Born in Tokyo, photographer Tatsuo Suzuki moved all over the prefecture of Japan due to his father’s work, never living long enough in one place to develop a core group of childhood friends or the sense of being rooted in a community.
In the 1980s, Suzuki returned to Tokyo to attend college. “Although I currently live there, it is not my hometown. I feel as if I am floating on the streets,” he says.
Possessed with a profound sense of ambivalence, Suzuki is both insider and outsider at the same time, a position that offers the perfect vantage point for his work as a street photographer. For over a decade, Suzuki has been documenting life on the streets of Shibuya, Shinjuku, Koenji, Yokohama, Ota, and Gotanda, to create a compelling portrait of contemporary Tokyo.
Inspired by Robert Frank’s seminal monograph The Americans, Suzuki has amassed a series of gritty scenes that capture the paradoxes of modern life in Friction / Tokyo Street, recipient of the Steidl Book Award Japan.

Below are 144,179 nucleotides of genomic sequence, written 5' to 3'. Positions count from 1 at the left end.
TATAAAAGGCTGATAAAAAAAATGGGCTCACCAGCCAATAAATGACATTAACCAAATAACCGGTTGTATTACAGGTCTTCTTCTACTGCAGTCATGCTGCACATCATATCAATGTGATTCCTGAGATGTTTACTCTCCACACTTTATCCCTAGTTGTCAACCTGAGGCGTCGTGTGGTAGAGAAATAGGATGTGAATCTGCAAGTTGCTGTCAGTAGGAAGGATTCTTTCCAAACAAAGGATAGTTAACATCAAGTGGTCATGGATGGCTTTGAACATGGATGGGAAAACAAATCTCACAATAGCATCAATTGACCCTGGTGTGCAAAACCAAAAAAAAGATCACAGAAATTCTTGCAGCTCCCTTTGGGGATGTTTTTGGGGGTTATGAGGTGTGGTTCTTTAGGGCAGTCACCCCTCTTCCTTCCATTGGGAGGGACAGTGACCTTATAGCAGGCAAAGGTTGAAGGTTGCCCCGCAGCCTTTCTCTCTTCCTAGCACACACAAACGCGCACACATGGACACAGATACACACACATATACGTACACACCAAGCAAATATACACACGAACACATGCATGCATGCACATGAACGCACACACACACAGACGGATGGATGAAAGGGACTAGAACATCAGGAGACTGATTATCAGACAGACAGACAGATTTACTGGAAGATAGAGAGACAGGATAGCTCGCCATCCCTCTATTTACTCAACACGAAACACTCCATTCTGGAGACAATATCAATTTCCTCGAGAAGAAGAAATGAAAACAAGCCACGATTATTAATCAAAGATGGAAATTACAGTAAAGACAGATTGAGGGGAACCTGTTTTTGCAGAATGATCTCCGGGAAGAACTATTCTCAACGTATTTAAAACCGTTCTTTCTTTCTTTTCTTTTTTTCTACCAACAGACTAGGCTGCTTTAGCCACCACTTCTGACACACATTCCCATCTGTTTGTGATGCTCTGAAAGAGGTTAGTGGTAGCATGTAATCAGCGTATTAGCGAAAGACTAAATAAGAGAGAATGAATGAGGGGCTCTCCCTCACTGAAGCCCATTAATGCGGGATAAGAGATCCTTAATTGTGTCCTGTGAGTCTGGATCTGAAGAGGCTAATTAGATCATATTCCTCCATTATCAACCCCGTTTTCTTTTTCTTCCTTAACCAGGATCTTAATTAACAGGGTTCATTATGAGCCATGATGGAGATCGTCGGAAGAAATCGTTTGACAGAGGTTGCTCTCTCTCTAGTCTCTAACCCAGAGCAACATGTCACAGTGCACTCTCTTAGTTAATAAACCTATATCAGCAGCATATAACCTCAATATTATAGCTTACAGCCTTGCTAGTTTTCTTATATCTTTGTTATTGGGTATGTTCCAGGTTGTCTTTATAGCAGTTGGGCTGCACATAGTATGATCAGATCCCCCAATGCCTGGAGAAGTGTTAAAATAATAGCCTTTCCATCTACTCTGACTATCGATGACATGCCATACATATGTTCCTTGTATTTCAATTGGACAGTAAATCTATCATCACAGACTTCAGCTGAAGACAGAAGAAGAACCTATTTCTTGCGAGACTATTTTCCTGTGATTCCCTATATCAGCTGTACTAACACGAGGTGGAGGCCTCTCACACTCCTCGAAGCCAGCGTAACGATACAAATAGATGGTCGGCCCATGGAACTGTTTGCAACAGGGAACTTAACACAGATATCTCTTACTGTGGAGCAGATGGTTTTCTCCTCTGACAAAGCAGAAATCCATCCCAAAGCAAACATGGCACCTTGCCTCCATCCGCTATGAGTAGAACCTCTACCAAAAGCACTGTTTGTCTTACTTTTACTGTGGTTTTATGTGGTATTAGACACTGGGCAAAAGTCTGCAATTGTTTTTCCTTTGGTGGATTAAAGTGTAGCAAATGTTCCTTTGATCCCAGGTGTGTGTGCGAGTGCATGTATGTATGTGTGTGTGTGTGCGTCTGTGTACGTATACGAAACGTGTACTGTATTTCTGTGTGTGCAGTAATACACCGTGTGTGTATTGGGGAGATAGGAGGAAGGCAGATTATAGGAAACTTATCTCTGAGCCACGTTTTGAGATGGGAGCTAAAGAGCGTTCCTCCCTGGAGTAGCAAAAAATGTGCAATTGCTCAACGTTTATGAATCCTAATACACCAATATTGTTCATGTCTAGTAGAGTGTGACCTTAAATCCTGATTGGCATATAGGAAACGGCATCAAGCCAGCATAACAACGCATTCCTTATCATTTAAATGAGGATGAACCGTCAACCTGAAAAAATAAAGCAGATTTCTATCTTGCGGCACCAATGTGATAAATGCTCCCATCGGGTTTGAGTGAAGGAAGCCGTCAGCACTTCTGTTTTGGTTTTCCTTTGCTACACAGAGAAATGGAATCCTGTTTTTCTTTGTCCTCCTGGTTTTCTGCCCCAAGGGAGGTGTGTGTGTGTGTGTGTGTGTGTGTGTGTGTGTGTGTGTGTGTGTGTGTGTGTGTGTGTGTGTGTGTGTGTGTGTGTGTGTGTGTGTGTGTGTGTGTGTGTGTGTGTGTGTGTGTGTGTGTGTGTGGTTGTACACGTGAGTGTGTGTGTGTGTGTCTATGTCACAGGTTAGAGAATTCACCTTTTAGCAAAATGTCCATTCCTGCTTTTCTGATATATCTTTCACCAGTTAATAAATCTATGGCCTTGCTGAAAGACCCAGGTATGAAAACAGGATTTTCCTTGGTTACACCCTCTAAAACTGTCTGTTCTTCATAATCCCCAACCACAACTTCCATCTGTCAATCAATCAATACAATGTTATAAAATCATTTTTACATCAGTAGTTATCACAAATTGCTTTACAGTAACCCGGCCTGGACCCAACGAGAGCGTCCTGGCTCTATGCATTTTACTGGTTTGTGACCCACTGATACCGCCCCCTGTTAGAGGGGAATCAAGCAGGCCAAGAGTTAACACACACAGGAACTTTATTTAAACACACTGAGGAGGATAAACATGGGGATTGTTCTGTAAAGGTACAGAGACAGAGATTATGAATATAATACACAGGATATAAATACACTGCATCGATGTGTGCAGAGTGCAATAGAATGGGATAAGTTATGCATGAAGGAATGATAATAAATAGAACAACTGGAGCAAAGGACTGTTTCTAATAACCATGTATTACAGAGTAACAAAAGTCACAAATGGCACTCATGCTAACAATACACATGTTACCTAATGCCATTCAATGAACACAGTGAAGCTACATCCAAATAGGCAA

Suzuki first got into photography while working in the sales department of an IT company, where he was confronted by the reality of having very little leisure time. “DSLRs were becoming more popular and I realised it would be a good hobby because I can take photos anytime,” he says.
Shibuya, Tokyo, 2013
Street photography came naturally to Suzuki. “I’ve always loved music, especially beat rock and punk rock, which had the feel of the streets of Tokyo. I want to capture the spectacle of people, of living flesh, convoluting into the hustle and bustle of street life. My favourite music is often solid, beat-oriented… Maybe that’s what I’m looking for when I shoot,” he says.
“I take photos of the friction and frustration I feel on the streets that match my emotions. I walk the streets almost every day and I never get bored of it because I can always feel the current atmosphere of Tokyo. Even if it doesn’t make the news or is dramatic, everyday sights are fascinating to me.”
Suzuki spends a lot of time in Shibuya, where people put tremendous effort into their personal style and appearance. “It seems to me that most people in Shibuya know what they like, and are there for a specific purpose,” he says.
There’s an inescapable tension underlying Suzuki’s work. “When I look at young people in Shibuya, I sometimes wonder if they are happy,” he says. “We live in a world of overabundance, but do we really feel happy? I’ve heard it said that ‘life is all about constant shopping’. Contrary to material wealth, I sometimes feel that wealth of the heart is more difficult to attain.”
Shibuya, Tokyo, 2016
Shibuya, Tokyo, 2016
Shibuya, Tokyo, 2017